Lansing — A plan to prevent big box stores from paying less in property taxes may be gaining steam in the Legislature after the House approved the measure, which supporters say will lead to fairer tax evaluations.
Supporters say the measure is supposed to ensure property taxes are assessed more equitably for large retail stores like Lowe’s or Target. It passed the House by a wide margin despite opposition from big business interests such as the Michigan Chamber of Commerce and the Michigan Retailers Association.
Opponents say the legislation would complicate the tax appeal process, increase the cost of appeals and violate a state constitutional requirement that property be valued uniformly.
But Republican bill sponsor Rep. David Maturen and local government groups say that many Michigan big box stores are allowed to deflate their property taxes by arguing their store’s taxable values should be based on the sales prices of other big box stores that haven’t been used for years and have deed restrictions precluding most commercial uses of the property. Opponents of the tactic refer to it as the “dark stores” method.
It’s a big issue in Ottawa County where Treasurer Bradley Slagh said local governments have lost more than $200 million because of the current criteria for tax determinations, according to a survey the county conducted of 55 Michigan counties.
Ottawa County’s 14 big box stores paid a combined $28.4 million in taxes after appeals to the state’s Tax Tribunal. Slagh said those businesses had a combined taxable value of about $43.2 million.
“Without a major change to the way the Tax Tribunal works, these loss amounts will only be exacerbated as the process moves to smaller box stores like Best Buy, Marshalls, Walgreens, and to Industrial facilities, etc.,” Slagh said.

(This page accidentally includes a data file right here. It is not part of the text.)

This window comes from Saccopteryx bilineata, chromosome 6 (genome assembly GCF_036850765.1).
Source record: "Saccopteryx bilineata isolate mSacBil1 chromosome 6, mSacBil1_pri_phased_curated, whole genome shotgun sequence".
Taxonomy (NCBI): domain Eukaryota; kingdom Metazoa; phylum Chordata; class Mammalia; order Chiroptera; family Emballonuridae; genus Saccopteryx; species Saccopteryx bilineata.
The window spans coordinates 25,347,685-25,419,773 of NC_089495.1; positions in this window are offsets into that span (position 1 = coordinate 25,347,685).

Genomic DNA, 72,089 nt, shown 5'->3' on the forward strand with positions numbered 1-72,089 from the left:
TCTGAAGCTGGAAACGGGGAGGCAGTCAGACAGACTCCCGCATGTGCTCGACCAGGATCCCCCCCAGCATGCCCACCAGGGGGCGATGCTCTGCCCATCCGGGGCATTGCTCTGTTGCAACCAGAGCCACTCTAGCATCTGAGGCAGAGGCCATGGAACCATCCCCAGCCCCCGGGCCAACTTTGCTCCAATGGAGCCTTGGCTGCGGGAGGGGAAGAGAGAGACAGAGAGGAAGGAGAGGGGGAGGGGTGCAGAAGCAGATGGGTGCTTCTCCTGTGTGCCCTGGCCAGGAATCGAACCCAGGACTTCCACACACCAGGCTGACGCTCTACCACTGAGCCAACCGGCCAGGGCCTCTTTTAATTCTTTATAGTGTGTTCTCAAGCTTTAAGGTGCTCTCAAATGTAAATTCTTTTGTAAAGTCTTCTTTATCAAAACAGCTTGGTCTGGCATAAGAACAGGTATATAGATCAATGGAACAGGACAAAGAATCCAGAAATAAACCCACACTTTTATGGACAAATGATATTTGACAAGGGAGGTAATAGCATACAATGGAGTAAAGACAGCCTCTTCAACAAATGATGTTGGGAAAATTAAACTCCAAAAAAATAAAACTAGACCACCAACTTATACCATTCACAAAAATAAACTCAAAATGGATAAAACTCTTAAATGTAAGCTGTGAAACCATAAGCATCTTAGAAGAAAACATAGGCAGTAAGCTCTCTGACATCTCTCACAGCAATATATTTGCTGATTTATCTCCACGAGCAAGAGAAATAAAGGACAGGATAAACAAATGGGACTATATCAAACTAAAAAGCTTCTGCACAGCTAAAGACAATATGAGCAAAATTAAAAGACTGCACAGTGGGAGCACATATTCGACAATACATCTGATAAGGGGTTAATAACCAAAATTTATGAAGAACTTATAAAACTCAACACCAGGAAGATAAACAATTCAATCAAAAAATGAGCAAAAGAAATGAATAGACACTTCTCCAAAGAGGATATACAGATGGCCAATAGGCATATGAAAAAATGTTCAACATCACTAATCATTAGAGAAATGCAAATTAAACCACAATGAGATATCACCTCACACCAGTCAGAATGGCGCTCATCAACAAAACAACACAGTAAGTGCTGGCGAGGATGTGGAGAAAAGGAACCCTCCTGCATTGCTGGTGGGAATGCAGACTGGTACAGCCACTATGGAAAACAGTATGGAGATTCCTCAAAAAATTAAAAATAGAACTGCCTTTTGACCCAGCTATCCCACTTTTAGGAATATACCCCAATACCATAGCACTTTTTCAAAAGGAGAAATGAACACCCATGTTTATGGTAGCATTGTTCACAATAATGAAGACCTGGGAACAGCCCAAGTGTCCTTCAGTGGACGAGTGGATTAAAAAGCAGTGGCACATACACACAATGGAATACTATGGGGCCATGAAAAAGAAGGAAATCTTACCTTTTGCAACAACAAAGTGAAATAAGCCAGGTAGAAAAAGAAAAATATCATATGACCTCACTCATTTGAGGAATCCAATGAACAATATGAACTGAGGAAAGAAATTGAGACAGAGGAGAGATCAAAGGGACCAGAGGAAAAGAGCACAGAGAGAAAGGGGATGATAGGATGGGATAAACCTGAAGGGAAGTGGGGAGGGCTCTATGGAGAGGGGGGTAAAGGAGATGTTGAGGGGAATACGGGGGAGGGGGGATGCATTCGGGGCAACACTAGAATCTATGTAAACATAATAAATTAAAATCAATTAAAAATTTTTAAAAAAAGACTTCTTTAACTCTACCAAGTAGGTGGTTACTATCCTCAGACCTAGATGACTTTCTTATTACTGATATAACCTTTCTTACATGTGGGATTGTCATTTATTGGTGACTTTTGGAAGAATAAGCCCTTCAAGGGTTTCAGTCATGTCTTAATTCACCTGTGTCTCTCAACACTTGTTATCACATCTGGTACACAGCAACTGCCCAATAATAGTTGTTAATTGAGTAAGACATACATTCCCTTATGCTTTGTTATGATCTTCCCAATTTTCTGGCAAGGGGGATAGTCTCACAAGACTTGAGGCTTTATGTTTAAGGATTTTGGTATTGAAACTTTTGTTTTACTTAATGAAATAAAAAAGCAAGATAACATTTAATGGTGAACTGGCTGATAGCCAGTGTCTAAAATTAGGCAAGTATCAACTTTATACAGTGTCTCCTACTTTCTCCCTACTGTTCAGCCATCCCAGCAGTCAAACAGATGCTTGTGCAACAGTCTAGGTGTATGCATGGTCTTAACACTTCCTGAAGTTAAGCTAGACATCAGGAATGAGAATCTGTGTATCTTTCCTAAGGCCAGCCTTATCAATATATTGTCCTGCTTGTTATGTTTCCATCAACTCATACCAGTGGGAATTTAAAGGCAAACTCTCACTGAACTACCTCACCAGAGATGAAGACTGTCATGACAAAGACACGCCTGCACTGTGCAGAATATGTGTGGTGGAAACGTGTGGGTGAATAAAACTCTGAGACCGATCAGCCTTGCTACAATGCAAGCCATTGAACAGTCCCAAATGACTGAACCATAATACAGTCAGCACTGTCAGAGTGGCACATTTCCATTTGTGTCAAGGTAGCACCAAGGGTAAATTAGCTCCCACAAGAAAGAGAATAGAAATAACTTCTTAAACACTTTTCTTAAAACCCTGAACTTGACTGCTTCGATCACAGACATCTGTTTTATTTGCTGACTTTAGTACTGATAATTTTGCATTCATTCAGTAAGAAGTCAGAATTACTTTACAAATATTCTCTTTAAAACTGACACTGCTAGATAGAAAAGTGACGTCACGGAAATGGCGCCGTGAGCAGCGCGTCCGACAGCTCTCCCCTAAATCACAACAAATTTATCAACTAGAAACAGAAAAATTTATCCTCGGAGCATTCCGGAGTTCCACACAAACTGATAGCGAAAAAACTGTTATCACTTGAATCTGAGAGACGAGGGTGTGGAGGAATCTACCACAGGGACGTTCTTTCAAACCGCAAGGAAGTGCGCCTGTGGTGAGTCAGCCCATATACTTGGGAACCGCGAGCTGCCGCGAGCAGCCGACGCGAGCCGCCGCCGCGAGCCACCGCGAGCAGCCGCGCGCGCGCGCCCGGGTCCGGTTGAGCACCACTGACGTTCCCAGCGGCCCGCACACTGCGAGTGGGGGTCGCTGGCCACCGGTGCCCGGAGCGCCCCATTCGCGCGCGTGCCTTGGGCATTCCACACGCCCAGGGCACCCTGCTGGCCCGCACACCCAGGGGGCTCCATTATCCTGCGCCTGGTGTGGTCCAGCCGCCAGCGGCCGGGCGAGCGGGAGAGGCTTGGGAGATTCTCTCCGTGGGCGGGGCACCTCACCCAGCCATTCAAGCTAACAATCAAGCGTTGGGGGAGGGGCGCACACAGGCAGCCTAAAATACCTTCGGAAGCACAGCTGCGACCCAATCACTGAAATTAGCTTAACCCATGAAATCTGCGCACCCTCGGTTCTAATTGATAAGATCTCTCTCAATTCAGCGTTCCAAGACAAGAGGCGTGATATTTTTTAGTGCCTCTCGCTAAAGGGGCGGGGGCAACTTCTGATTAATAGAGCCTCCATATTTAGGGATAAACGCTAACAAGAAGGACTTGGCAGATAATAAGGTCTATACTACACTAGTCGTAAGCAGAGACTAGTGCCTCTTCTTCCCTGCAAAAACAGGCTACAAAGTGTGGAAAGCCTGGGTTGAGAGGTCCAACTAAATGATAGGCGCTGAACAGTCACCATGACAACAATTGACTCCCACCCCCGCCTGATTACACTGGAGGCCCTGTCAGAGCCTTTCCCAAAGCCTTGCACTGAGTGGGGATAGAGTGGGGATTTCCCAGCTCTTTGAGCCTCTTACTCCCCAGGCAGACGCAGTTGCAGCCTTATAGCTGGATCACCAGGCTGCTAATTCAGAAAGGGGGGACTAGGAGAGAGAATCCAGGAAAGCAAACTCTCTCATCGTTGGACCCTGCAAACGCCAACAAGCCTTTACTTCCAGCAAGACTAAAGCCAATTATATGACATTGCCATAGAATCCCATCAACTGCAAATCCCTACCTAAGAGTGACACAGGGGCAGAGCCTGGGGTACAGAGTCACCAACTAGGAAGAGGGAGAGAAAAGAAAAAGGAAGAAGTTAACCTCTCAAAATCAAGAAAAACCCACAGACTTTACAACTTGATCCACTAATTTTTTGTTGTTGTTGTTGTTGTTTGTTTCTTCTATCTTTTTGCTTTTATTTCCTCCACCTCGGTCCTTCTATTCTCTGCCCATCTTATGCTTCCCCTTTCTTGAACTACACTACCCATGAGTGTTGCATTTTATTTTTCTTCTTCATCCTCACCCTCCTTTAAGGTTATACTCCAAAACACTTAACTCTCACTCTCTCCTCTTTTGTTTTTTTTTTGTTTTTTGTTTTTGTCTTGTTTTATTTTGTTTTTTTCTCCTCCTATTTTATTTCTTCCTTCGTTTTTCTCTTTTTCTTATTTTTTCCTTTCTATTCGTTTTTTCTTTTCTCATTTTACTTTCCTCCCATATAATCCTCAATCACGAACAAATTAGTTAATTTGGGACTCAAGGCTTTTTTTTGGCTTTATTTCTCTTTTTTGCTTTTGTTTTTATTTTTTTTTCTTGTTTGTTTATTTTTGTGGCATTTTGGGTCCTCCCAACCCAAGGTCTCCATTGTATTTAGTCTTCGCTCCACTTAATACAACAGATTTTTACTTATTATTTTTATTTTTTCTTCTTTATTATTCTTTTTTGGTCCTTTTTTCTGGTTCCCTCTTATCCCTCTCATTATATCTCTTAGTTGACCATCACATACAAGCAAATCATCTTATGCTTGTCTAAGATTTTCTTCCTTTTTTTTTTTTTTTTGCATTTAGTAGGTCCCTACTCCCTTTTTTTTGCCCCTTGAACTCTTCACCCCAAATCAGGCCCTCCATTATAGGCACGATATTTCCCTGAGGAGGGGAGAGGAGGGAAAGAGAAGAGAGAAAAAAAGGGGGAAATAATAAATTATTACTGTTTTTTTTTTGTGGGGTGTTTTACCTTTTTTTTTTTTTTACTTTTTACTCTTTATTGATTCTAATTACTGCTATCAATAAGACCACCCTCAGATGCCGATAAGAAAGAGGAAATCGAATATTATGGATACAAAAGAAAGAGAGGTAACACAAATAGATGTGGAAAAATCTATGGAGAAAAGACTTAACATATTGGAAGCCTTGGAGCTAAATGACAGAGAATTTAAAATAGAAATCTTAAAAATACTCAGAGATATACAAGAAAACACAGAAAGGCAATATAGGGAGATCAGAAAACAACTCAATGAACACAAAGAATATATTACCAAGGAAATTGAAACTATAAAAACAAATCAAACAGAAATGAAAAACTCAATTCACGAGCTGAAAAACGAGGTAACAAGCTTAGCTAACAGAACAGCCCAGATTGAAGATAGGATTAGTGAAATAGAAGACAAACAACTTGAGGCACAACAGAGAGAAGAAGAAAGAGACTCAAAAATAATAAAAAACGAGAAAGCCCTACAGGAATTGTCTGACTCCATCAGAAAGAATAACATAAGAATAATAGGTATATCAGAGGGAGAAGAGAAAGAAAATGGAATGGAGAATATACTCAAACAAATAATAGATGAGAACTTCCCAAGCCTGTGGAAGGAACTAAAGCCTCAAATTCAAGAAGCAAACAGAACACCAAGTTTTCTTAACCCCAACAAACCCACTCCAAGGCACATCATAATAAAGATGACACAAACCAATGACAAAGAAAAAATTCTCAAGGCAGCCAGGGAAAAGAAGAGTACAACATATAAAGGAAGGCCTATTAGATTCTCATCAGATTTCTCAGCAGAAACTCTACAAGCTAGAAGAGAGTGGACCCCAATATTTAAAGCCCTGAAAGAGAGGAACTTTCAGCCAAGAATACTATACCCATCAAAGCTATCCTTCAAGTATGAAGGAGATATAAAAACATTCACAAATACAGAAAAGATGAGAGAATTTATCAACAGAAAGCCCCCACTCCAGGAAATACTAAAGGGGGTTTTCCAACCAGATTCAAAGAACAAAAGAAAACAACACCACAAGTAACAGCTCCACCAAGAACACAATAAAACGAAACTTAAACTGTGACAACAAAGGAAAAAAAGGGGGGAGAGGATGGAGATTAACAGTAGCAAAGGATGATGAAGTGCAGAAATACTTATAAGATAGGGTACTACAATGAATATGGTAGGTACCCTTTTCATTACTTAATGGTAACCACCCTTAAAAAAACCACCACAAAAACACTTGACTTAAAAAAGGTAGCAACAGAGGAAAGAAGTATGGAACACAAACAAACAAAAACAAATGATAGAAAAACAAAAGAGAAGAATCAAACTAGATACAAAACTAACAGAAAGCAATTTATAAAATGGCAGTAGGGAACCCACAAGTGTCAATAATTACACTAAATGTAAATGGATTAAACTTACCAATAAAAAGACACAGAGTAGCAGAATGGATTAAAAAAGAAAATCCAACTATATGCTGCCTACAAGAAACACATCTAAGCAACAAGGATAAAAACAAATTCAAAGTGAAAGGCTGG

Amy Drumm, director of government affairs for the Michigan Retailers Association, opposes the legislation. She said it’s an attempt to discourage companies from appealing property assessments.
“The legislation’s changes to the Michigan Tax Tribunal Act are nothing less than an attempt to increase taxes by discouraging taxpayers from challenging the value placed on their property by local government,” Drumm said in a statement.
According to the Michigan Municipal League, the appraisal method allows Lowe’s stores to be assessed at $22.10 per foot in Michigan. In North Carolina Lowes stores are worth $79.08 per square foot for tax purposes.
The league says big box stores before about 2013 were assessed an average of $55 per square foot for taxes. Now Menards and Target are valued at $24.97 per square foot, while Menards goes for $61.23 in Wisconsin. It’s a similar story with Wal-Mart and Sam’s Clubs, according to the Michigan Municipal League.
“If you had to boil it down to that, I think those that have used this so called ‘dark store’ method … are paying less than what they should be paying,” Maturen said.
“It’s just troubling, I guess,” Maturen added.
Maturen, who said he’s the only licensed real estate appraiser in the Legislature, sponsored the bill. He said he was surprised it received broad support from fellow House lawmakers, who approved the legislation 97-11 Wednesday. He said he hopes that support indicates a good shot in the Senate, which likely won’t take it up until fall.
Maturen’s bill would require appeals decisions by the tax tribunal to be “better reasoned” and sets up specific criteria the Tax Tribunal must take into account when considering property tax assessment appeals. He said it’s supposed to make sure it uses “truly comparable” properties in the appeal process, but does not forbid businesses from using vacant stores’ sale prices for comparison.
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